Top Tips on Dog Walking in the Spring

 

10429859_1083051451721161_2197486126367859607_nOur furry friends are just as excited to get out and enjoy the spring weather as we are, but that being said it is important to be aware of the laundry list of safety concerns for our dogs that accompany the onset of spring. As a North London dog walker, I love the Spring, and you can too, but do be aware of the precautions you should take when getting out and about.

Start out Slow

Just like us, dogs are substantially less active in the winter months than the summer, and although exercise is important it is equally important not to overdo it. You or the dog you are responsible for walking will no doubt be anxious to run around and play in the warmer weather but just like humans too much physical activity after long periods of minimal activity can be hard on their heart and muscles.
Start out with a short slow to medium paced walk and then work your way up to longer distances at a faster more vigorous pace.

Allergens, Toxins and Chemicals

Dogs are just as prone to seasonal allergies as we are, and just like humans allergies in dogs can develop randomly from season to season. If you notice that your dog has developed a cough or sneeze or if he/she seems to be itching more than usual then it is very possible that your pet is reacting to allergens.
Flaky skin and oily coats are also commons sign of allergic reaction in dogs. There are plenty of canine allergy medications that are very effective so consult your vet if you’re wondering about what treatment to give. NEVER give a dog human allergy medication.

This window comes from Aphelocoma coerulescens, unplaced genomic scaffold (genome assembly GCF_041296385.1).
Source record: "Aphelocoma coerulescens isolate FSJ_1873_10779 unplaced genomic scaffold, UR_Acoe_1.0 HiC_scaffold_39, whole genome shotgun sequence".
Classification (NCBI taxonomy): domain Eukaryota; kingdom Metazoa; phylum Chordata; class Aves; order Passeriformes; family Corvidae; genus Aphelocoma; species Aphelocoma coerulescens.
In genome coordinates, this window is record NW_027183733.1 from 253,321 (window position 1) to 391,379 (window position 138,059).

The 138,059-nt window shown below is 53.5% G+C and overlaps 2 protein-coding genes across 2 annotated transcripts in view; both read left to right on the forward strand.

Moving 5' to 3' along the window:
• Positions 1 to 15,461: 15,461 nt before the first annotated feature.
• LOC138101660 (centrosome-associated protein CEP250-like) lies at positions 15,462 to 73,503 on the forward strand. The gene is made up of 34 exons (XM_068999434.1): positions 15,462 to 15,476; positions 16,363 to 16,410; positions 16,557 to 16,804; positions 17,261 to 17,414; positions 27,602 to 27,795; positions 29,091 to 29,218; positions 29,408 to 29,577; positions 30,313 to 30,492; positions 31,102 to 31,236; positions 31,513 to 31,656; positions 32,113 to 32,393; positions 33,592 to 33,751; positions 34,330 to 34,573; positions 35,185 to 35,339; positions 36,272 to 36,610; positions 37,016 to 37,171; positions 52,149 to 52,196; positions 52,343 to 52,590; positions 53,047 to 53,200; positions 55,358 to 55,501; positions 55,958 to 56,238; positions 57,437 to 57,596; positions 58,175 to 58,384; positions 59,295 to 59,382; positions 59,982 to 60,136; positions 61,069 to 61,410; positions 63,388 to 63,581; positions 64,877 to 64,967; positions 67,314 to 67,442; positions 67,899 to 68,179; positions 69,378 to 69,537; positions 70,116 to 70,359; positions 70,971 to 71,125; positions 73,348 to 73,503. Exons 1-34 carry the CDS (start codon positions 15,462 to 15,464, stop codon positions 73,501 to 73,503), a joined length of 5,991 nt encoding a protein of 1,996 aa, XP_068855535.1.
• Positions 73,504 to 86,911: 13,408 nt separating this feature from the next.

With springtime comes lawn care, and unfortunately most lawn care treatments like herbicides and pesticides are extremely toxic to dogs, (in particular pesticides that contain organophosphates (most do)). Be mindful of herbicide and pesticide signs on the lawns of the homes that are on your walking route.

Discouraging your dog from nosing in other peoples garden (or your own) is a very responsible habit to get into, but aside from common courtesy this is also a safety precaution. Most spring bulbs for example are a part of the allium family (onions are also part of the allium family) and allium is highly toxic to dogs. Be aware of chemical treated mulches as well.

If you live in an area where it snows then your city more than likely uses salt mixed with various ice melting chemicals, and this chemical laced snow is pushed to the side of the road as the roads become better used. When spring melting occurs these toxins are festering in the puddles. Petrol and oil leaks from automobiles can also be present, avoid allowing your dog to drink from puddles and make sure to wash the dogs paws well after every walk to avoid contact of chemicals to their mouths as well as potential skin conditions from toxic exposure.

Following these simple common sense practices will ensure that your walk with your four-legged friend will be a safe and enjoyable experience for both of you. Enjoy the springtime!